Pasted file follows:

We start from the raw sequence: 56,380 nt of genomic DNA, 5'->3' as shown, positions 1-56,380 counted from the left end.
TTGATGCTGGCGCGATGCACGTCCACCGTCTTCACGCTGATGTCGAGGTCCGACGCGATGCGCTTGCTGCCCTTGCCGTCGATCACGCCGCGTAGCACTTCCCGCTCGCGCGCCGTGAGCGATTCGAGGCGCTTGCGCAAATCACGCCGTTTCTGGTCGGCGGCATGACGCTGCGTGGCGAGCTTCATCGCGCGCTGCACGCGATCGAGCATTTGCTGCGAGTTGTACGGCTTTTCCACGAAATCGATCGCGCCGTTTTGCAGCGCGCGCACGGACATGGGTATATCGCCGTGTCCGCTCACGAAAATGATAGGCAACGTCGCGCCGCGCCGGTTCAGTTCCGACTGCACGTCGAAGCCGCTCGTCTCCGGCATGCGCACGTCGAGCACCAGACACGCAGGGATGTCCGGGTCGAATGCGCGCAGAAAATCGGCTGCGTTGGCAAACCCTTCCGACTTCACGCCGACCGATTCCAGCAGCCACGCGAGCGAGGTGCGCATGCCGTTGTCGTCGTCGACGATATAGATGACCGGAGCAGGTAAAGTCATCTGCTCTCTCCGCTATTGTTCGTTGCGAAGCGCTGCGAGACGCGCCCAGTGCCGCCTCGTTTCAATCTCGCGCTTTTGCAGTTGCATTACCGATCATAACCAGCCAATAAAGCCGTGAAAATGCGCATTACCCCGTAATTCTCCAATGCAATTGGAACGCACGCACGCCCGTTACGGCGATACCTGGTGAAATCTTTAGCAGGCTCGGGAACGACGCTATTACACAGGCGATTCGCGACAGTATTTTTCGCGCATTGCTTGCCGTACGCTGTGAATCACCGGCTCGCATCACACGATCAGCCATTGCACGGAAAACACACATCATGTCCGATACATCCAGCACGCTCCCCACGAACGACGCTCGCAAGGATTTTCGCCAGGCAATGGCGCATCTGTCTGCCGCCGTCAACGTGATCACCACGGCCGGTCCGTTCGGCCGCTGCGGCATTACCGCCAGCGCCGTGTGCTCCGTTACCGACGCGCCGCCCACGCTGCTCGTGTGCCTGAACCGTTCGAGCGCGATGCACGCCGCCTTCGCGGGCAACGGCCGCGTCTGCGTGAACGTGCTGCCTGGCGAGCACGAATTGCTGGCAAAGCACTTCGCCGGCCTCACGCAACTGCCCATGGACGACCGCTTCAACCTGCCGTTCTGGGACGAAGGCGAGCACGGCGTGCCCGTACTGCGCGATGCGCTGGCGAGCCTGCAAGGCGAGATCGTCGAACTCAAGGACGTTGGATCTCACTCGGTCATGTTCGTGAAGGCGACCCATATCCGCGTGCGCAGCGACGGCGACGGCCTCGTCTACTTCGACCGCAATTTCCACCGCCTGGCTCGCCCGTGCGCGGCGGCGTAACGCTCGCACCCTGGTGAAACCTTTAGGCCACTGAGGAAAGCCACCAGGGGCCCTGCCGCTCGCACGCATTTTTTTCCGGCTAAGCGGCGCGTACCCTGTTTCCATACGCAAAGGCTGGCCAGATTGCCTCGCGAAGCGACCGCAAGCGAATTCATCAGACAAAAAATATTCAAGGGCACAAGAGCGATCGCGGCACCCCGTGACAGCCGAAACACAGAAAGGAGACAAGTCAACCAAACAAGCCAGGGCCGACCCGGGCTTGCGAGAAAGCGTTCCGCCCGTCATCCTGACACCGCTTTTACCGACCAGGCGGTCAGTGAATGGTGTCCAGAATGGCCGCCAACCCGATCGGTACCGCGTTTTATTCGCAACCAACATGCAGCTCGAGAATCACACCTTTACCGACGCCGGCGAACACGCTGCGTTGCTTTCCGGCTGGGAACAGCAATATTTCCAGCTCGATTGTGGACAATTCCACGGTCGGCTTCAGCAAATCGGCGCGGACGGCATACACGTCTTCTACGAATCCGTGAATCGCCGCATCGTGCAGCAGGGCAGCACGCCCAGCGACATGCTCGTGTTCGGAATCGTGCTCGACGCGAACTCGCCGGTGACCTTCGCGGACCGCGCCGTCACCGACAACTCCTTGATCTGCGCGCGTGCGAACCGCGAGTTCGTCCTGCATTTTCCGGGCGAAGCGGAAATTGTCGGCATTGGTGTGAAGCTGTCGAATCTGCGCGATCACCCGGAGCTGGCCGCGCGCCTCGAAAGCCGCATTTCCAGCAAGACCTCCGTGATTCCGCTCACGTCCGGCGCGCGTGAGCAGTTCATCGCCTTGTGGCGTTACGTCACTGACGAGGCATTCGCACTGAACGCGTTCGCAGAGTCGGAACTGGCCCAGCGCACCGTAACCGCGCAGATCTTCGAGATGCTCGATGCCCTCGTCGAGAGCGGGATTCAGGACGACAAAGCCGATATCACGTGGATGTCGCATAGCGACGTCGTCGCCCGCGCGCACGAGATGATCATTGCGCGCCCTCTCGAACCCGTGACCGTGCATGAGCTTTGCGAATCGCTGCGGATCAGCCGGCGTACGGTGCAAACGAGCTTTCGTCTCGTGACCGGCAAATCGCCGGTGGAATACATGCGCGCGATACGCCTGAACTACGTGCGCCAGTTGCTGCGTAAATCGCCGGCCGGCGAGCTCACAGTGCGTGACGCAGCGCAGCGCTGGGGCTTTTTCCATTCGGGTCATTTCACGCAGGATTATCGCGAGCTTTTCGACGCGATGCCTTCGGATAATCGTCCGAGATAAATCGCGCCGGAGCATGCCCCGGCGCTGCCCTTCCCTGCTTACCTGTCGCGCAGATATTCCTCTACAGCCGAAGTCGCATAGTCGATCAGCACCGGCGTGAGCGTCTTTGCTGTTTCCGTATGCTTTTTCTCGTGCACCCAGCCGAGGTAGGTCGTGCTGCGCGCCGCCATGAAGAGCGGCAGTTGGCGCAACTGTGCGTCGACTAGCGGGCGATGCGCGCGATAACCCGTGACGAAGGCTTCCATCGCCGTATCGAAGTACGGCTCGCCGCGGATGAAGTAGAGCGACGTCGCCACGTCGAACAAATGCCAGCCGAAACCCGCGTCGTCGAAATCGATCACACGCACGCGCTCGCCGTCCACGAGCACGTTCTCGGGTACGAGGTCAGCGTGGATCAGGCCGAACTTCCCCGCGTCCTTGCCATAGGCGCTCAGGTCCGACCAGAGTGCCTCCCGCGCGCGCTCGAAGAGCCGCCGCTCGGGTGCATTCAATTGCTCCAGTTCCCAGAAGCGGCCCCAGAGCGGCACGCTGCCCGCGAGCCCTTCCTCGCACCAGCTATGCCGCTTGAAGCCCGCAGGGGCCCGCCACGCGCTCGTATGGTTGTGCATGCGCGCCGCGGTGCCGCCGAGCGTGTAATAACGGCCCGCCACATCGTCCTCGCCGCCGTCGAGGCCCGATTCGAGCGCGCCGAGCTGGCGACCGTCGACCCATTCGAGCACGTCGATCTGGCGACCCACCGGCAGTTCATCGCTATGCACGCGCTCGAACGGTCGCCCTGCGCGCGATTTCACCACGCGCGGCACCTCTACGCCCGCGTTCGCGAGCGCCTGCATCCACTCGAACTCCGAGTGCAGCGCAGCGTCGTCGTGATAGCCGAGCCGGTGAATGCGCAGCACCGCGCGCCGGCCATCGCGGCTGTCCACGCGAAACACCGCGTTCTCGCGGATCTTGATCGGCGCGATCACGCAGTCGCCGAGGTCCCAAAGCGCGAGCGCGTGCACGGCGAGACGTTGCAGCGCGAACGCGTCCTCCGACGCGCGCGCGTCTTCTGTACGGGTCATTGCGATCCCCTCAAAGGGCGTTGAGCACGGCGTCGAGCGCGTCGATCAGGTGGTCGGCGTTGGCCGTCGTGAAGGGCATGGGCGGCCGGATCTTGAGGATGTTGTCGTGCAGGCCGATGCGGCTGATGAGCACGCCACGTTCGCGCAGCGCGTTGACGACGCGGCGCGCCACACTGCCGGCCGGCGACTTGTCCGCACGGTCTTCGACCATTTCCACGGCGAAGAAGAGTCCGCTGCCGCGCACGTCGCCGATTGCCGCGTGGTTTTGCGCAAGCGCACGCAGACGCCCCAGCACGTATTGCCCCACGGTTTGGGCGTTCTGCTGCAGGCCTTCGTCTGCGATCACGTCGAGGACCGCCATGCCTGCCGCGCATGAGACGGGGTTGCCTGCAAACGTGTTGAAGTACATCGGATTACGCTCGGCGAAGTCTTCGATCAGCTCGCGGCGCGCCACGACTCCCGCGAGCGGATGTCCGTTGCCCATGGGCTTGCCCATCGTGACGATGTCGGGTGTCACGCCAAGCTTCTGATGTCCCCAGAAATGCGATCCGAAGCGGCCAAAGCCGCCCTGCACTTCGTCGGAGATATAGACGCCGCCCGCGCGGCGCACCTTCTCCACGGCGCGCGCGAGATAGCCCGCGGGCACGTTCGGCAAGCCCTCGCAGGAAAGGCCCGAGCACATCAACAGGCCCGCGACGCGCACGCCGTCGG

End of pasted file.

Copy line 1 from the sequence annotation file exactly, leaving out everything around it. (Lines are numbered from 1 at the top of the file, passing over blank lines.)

We start from the raw sequence: 56,380 nt of genomic DNA, 5'->3' as shown, positions 1-56,380 counted from the left end.